WILLIAM BRANGHAM: All of this as new revelations surfaced about Michael Flynn. The New York Times reports the Trump transition team knew Flynn was under investigation weeks before the inauguration for secretly working as a paid lobbyist for Turkey.

The McClatchy News Service reported that, during the transition, Flynn blocked a military plan against the Islamic State that was opposed by Turkey. It was later approved after his ouster. And Reuters reports Flynn and other Trump campaign advisers had contact with Russian officials at least 18 times during the last seven months of the presidential campaign.

Meanwhile, the House Intelligence Committee became the latest congressional panel to ask for more documents on the ouster of Comey and his conversations with the president.

For the PBS NewsHour, I’m William Brangham.

JUDY WOODRUFF: And we turn now to our Lisa Desjardins on Capitol Hill and John Yang at the White House.

Lisa, I’m going to start with you. We were just hearing from those senators as they came out of the briefing with the deputy attorney general. What more are you hearing from that?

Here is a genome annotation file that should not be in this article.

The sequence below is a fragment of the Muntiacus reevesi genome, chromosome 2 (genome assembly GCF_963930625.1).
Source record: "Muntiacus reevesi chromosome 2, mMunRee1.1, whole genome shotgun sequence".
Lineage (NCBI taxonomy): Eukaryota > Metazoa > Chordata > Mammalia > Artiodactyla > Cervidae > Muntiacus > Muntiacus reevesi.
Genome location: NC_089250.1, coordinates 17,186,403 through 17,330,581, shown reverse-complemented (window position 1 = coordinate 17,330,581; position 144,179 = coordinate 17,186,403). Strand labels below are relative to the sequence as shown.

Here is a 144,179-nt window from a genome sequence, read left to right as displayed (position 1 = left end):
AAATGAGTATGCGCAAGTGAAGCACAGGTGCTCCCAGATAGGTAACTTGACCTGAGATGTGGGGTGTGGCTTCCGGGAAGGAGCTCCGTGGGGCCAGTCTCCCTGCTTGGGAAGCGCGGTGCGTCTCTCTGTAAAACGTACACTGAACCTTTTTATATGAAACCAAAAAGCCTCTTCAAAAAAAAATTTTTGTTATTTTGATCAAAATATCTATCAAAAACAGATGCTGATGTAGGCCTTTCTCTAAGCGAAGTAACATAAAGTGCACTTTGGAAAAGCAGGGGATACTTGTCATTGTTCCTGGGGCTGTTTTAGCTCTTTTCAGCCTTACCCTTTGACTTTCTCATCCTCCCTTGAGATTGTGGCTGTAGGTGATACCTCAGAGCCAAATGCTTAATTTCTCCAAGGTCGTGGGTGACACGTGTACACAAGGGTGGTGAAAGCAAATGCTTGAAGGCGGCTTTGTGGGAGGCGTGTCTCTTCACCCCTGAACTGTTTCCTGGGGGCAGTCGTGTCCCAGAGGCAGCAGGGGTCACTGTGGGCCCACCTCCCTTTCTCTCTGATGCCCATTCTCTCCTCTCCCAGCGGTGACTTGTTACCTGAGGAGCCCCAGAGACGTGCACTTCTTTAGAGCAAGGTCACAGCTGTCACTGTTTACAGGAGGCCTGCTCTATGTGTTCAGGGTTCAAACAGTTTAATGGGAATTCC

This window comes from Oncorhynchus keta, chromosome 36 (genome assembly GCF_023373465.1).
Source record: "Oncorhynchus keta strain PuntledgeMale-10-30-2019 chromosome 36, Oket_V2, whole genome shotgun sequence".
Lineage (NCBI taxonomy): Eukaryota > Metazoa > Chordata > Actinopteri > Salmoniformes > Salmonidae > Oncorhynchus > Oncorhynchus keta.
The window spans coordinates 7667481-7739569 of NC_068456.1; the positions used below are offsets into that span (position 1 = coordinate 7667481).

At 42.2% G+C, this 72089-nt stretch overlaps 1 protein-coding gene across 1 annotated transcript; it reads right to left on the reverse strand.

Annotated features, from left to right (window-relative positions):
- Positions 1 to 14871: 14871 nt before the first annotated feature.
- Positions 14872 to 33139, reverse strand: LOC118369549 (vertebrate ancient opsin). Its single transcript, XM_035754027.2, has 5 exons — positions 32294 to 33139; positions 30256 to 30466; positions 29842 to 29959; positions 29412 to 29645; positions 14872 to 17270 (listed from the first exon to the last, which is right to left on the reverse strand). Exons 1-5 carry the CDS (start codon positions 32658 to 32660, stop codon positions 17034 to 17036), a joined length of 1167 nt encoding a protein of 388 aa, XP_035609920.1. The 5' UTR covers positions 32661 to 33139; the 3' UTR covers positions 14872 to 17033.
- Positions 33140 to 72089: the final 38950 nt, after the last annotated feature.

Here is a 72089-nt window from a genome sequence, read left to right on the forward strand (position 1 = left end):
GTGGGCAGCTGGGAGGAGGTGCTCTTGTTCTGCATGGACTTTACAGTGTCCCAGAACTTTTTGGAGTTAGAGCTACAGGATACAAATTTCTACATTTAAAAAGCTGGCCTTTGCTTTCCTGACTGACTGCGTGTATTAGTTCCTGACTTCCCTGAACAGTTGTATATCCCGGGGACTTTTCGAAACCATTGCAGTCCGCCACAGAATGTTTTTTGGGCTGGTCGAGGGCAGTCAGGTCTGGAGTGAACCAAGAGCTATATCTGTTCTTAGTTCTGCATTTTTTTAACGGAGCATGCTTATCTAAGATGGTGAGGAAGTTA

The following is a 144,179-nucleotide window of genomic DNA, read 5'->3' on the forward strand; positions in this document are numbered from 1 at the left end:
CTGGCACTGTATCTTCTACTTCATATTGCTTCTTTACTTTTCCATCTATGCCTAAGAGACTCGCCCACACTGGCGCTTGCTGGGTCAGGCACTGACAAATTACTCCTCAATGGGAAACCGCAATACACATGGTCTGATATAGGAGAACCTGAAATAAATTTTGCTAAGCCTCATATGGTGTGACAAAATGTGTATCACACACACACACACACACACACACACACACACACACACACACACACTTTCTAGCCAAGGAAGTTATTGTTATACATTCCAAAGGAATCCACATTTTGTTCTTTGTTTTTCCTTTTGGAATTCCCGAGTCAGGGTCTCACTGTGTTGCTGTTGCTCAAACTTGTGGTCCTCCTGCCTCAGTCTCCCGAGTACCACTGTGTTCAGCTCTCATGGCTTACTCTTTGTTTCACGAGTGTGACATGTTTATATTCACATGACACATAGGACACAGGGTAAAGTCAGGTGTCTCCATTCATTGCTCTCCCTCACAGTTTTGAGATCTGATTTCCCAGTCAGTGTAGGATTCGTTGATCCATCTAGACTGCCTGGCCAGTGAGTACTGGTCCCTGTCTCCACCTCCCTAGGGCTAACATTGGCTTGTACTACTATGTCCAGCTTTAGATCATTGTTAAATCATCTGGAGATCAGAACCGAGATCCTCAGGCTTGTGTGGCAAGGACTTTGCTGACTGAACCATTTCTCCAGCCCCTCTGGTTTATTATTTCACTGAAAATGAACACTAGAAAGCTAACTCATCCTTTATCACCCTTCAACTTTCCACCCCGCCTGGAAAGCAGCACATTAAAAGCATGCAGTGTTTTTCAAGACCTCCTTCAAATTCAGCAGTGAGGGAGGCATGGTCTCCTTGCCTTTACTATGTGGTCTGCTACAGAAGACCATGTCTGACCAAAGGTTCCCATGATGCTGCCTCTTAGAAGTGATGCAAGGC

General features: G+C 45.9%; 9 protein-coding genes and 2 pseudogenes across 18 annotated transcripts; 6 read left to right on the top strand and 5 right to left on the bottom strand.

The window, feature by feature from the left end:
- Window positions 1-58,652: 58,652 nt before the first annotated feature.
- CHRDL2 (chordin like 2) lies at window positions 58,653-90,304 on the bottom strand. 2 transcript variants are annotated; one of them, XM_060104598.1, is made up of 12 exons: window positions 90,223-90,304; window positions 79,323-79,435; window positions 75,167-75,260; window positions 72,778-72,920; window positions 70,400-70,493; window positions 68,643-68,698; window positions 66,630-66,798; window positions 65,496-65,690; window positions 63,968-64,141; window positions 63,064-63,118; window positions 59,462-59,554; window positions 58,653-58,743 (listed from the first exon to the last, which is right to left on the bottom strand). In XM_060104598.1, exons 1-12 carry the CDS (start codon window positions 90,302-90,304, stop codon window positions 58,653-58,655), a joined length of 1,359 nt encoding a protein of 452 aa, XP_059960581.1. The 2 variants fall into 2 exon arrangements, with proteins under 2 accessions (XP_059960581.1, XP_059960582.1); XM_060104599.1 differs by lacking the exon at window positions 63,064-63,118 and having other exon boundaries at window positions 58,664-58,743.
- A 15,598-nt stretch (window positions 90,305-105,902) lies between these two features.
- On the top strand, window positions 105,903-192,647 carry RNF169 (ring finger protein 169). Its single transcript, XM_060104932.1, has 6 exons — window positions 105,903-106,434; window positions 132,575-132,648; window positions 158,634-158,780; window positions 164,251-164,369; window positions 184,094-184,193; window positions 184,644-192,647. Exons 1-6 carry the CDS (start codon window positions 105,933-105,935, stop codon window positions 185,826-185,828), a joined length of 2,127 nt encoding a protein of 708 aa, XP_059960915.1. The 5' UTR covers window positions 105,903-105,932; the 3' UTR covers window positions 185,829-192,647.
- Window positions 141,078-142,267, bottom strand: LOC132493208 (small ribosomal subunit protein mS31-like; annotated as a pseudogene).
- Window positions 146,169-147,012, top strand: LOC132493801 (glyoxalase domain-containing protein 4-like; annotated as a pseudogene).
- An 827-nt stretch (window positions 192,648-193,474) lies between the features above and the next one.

LISA DESJARDINS: Right, those senators emerged with one unified theme, that the deputy attorney general was a very cautious man.

And he, on many questions, actually deferred, saying he couldn’t answer them, that it was up to the new special counsel, Mueller. Now, Judy, that left Republicans, they said, with a sense of confidence that here was a deputy attorney general who was trying to remove politics and Congress from this investigation.

Democrats, however, they were frustrated. They said they’re worried that, as this goes forward, they may not get many details about what is happening with this investigation.

JUDY WOODRUFF: And, Lisa, other questions the senators were asking today?

LISA DESJARDINS: The big one. They asked repeatedly, who told Deputy Attorney General Rosenstein to write that letter about why FBI Director Comey should be fired? They asked him again and again. And we’re told he didn’t answer. So it’s a question still in the air.

JUDY WOODRUFF: And, John, at the White House, they were fielding questions about a new FBI director. I know I was there. The president had a session with television news anchors.

But, clearly, one of the questions on their mind is getting to the choice of this new FBI director.

JOHN YANG: That’s right.

And at a photo opportunity with the Colombian president, he repeated what he told you and the other anchors at lunch, that he expects to name a new FBI director very soon. Now, he doesn’t say exactly what that means, if that’s going to be as soon as before he leaves on his first foreign trip tomorrow afternoon.